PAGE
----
So, for the office of elder, we’re given a clear picture of the their spiritual responsibilities.

The responsibilities of deacons, however, are not explicitly described in the Bible. It’s almost like we have to back-in to an understanding of what a deacon is called to. We’re given several clues and hints. And I think it’s because the role of deacon has more variety to it depending on a church’s situation and the time in history. Elders, on the other hand, have a more clearly defined responsibility. The spiritual needs of people are similar no matter what century or context. We all need the spiritual guidance and care, and we all need to be instructed in God’s Word. 

What I’m saying is that the role of elder has a more defined scope and the role of deacon fluctuates based on a church’s needs. Let me put it this way. Elders are given defined responsibilities for their role. Deacons are given defined principles for their role.

So, then, what are those principles and what does that mean for us? My goal this morning is to answer those two questions.

Before we get there, I think it’s important to note that the Bible clearly establishes the formal role of deacon. Yes, as I mentioned earlier, the word for deacon is also the general word for servant. And we’re going to come back to that in a few minutes, but first, two places in the New Testament talk about the formal office of deacon.

The first passage we read. Philippians 1, verses 1-2. The apostle Paul, along with Timothy, were writing to the church in Philippi, but with the special mention of the overseers and deacons. He writes this: “To all the saints in Christ Jesus who are at Philippi, with the overseers and deacons.” That word overseer is used synonymously with the word for elder in multiple places in the New Testament. So, what this salutation does is indicate the two formal positions in the church - overseers (or elders) and deacons.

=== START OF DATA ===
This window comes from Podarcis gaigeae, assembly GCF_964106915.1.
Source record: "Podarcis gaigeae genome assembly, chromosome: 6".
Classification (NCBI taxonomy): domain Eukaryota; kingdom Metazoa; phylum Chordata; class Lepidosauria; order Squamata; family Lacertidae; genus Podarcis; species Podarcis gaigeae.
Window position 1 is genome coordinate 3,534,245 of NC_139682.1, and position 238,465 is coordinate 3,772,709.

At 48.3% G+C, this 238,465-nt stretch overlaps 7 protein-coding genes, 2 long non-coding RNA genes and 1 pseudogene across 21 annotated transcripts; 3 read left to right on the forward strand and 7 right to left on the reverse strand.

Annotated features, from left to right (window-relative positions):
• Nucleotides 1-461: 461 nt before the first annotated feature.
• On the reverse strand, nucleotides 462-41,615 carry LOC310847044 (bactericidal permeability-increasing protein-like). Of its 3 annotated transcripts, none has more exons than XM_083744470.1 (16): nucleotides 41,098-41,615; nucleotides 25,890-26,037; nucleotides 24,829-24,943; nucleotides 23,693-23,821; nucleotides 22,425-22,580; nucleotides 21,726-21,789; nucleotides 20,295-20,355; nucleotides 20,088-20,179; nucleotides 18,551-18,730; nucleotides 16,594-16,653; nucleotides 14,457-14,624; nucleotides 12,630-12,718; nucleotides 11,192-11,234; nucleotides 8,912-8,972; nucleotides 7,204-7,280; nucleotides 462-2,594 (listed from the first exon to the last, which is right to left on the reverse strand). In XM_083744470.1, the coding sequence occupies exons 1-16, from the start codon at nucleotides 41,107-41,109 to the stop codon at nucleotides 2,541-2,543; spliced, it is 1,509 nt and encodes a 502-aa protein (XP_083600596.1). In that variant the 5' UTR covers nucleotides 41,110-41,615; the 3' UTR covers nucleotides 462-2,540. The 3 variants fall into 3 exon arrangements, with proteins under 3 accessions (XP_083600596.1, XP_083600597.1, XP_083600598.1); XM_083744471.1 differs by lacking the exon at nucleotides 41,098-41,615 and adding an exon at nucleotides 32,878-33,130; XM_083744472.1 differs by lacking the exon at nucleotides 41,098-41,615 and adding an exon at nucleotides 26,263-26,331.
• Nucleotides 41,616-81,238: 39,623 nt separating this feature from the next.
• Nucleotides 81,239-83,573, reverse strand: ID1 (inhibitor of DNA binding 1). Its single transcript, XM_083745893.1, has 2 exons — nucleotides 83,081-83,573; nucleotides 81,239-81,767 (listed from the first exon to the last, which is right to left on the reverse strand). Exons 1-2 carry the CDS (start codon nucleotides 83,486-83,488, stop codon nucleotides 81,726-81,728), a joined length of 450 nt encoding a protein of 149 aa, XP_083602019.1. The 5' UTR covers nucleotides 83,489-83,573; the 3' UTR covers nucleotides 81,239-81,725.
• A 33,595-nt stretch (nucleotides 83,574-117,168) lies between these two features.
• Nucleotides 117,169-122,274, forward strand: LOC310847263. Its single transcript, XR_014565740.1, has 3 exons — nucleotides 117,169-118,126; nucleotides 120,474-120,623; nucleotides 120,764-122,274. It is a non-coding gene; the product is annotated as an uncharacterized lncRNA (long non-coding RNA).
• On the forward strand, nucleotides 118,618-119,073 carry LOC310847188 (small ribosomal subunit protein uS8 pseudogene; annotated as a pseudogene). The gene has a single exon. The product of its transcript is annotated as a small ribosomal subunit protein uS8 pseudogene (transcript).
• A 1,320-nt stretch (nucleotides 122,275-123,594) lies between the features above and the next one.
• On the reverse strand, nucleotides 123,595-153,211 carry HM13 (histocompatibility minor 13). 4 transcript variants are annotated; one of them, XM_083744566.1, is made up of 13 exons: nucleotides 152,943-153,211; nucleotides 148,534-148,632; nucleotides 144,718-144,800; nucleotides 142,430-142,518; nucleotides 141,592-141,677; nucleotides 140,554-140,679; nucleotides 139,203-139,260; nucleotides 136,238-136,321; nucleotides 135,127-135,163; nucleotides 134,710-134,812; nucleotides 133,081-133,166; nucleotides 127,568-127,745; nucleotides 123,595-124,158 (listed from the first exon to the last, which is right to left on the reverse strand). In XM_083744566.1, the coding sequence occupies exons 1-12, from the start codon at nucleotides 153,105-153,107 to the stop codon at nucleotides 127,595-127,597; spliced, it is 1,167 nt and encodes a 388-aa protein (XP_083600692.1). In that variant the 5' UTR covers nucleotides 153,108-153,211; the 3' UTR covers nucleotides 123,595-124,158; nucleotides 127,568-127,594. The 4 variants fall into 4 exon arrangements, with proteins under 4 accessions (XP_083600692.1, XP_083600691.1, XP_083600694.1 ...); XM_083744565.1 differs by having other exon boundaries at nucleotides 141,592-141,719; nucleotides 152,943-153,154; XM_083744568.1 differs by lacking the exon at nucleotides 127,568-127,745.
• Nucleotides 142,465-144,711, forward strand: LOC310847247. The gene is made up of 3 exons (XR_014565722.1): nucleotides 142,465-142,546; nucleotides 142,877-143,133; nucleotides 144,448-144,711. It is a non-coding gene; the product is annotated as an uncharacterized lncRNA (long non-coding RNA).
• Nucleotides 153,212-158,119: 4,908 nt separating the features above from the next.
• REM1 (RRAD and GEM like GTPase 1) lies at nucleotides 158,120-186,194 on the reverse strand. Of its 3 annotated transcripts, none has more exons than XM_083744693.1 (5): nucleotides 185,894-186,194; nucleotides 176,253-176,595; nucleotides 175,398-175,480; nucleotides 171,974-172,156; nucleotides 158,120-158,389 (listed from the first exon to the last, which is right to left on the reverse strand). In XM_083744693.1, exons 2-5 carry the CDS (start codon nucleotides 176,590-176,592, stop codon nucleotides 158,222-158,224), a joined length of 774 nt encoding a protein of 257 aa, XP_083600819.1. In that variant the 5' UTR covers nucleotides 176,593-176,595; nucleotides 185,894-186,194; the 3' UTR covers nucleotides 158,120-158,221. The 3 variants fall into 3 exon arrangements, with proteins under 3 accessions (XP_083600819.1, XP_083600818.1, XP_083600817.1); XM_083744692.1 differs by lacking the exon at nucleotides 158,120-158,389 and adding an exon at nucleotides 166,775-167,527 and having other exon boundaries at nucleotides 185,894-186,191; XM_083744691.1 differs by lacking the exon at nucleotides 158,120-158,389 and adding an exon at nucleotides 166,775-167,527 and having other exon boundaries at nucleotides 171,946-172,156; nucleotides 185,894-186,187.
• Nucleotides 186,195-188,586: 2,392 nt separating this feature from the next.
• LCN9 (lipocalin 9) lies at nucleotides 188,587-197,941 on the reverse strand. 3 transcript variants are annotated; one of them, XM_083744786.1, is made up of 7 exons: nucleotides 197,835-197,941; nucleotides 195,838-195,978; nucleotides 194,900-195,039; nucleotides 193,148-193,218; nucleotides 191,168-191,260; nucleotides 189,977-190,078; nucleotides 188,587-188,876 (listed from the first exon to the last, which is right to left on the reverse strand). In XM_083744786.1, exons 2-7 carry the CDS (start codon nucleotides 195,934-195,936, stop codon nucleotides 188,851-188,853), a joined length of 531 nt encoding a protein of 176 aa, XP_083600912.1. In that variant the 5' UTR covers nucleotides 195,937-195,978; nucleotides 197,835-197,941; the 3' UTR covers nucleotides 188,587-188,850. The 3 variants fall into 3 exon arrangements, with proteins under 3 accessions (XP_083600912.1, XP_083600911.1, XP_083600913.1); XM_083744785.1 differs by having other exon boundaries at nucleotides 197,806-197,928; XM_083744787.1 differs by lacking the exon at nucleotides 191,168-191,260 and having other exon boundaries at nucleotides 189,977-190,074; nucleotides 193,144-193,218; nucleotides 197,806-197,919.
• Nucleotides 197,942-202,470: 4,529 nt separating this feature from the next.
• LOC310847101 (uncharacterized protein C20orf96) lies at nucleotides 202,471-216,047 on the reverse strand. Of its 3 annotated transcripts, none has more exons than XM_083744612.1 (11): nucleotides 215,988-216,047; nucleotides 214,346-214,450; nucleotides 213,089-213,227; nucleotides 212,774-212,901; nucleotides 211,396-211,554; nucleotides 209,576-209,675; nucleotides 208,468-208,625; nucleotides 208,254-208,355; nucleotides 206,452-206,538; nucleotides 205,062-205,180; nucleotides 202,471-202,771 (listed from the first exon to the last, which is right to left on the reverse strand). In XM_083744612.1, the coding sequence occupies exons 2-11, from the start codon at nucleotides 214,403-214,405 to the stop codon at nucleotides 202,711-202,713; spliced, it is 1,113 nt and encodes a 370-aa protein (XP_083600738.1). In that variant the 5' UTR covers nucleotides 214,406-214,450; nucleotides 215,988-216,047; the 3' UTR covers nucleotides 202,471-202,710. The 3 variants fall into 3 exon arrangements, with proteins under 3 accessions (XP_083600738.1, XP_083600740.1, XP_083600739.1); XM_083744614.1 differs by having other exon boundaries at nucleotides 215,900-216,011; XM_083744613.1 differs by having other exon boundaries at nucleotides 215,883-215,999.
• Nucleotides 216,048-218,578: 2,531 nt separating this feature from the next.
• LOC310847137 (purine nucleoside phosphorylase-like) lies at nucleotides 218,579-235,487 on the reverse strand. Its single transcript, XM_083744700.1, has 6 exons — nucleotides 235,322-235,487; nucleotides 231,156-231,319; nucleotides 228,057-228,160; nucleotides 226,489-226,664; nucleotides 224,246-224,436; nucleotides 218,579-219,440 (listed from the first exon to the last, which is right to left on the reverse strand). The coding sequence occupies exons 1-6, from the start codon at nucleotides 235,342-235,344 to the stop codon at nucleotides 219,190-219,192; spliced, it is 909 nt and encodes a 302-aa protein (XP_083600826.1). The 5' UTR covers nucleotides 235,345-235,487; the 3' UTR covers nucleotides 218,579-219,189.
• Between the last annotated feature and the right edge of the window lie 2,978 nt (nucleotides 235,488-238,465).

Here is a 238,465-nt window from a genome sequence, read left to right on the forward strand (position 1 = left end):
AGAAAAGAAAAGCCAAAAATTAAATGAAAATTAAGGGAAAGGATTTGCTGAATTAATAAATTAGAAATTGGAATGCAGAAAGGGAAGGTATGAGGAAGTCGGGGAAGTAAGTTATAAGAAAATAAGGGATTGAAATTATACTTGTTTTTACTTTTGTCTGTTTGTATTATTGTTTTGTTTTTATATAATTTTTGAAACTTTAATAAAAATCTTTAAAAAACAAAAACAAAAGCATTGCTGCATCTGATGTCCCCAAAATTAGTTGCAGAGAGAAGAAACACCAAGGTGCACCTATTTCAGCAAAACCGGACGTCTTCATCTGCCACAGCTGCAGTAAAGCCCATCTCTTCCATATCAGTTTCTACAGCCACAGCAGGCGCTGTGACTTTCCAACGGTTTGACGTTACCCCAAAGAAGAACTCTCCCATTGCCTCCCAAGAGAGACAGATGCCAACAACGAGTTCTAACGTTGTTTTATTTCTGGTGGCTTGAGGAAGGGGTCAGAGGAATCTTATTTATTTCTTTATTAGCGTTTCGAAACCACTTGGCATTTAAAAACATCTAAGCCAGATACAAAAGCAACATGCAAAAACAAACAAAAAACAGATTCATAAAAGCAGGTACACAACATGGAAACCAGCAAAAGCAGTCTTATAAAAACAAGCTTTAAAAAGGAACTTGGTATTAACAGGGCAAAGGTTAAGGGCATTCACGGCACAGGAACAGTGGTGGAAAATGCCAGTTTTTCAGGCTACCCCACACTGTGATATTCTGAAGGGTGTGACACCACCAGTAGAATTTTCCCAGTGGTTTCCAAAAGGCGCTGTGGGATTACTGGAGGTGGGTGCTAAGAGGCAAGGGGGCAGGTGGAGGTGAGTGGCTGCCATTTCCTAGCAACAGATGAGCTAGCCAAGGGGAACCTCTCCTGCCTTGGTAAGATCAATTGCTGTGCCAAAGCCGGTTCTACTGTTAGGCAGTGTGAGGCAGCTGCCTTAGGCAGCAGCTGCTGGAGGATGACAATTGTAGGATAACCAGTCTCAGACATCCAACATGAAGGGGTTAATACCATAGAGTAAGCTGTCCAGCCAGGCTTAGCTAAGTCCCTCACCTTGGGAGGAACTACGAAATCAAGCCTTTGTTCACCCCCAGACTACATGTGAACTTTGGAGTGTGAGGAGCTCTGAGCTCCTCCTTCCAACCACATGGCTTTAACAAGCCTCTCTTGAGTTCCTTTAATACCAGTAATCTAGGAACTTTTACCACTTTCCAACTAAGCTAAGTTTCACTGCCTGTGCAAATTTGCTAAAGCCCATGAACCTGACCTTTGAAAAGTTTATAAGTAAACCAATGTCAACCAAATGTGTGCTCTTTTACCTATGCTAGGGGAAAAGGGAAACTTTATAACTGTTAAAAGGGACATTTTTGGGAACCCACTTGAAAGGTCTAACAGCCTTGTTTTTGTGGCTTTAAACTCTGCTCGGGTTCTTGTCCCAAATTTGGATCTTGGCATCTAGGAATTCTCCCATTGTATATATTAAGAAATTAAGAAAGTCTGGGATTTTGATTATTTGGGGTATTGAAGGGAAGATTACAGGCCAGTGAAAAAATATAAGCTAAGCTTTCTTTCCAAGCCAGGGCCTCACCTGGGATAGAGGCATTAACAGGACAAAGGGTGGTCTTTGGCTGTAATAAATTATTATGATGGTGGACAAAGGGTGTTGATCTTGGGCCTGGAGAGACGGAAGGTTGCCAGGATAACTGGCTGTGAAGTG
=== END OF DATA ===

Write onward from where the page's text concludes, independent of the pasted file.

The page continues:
Those two offices are also clearly indicated in 1 Timothy chapter 3. We didn’t read 1 Timothy 3 this morning, but we looked at it last year. In 1 Timothy 3, the apostle Paul is writing to Timothy, and he is explicitly telling Timothy who is qualified for formal leadership in the church. Paul lists two official positions and their qualifications. First, qualifications for elders, and second, qualifications for deacons. So that is the second place in the New Testament where the role of deacon is identified.

Let me make a side note – these passages only list two formal roles or offices. Overseers and deacons. The list doesn’t include rectors, bishops, or priests. No, just two offices. Other churches like Anglican or Episcopal churches have multiple layers of church leadership, but the New Testament just focuses on two offices. Elders and Deacons. By the way, that is one distinguishing characteristics of a Presbyterian church – the belief that the New Testament only defines these two offices for the church.

OK, so as we consider deacons, the natural question is this, what exactly defines their role?

And to answer that question, I want to give you two principles this morning.

Principle #1 – Deacons are co-laborers with Elders in the ordained leadership of the church. Co-laborers. In other words, they work together. They compliment and support one another in their work.

And really, the reason they are co-laborers comes from the very same two texts we looked at. 

The two offices go together. They are meant to. It is a team effort and partnership in serving and supporting the needs of a church family. And that realization tells us a lot about the role of deacon. 

As I mentioned several passages speak about elders, and I would say, those passages also help us to understand the role of deacon. You ask, “how?” Well, because they are distinct roles and since we’ve been given direction on the role of elder, that means that the role of deacon is complimentary to the role of elder.

Last year, one of our elders, Jeff Chinery, preached on the role of deacon. I loved his sermon title: “*everything else.” He made the case that deacons are to serve the church in support of the elders, so that the elders can focus on shepherding and teaching.

I think this is most exemplified in the book of Acts chapter 6. We’ve looked at that chapter in the past. What was happening in the early church in Acts 6 is that the church was growing so fast, the apostles could not keep up with the needs of the church body. And so word came back that the Hellenist widows had been neglected. They were underserved. Their needs were not being met by the ministry of the apostles and disciples.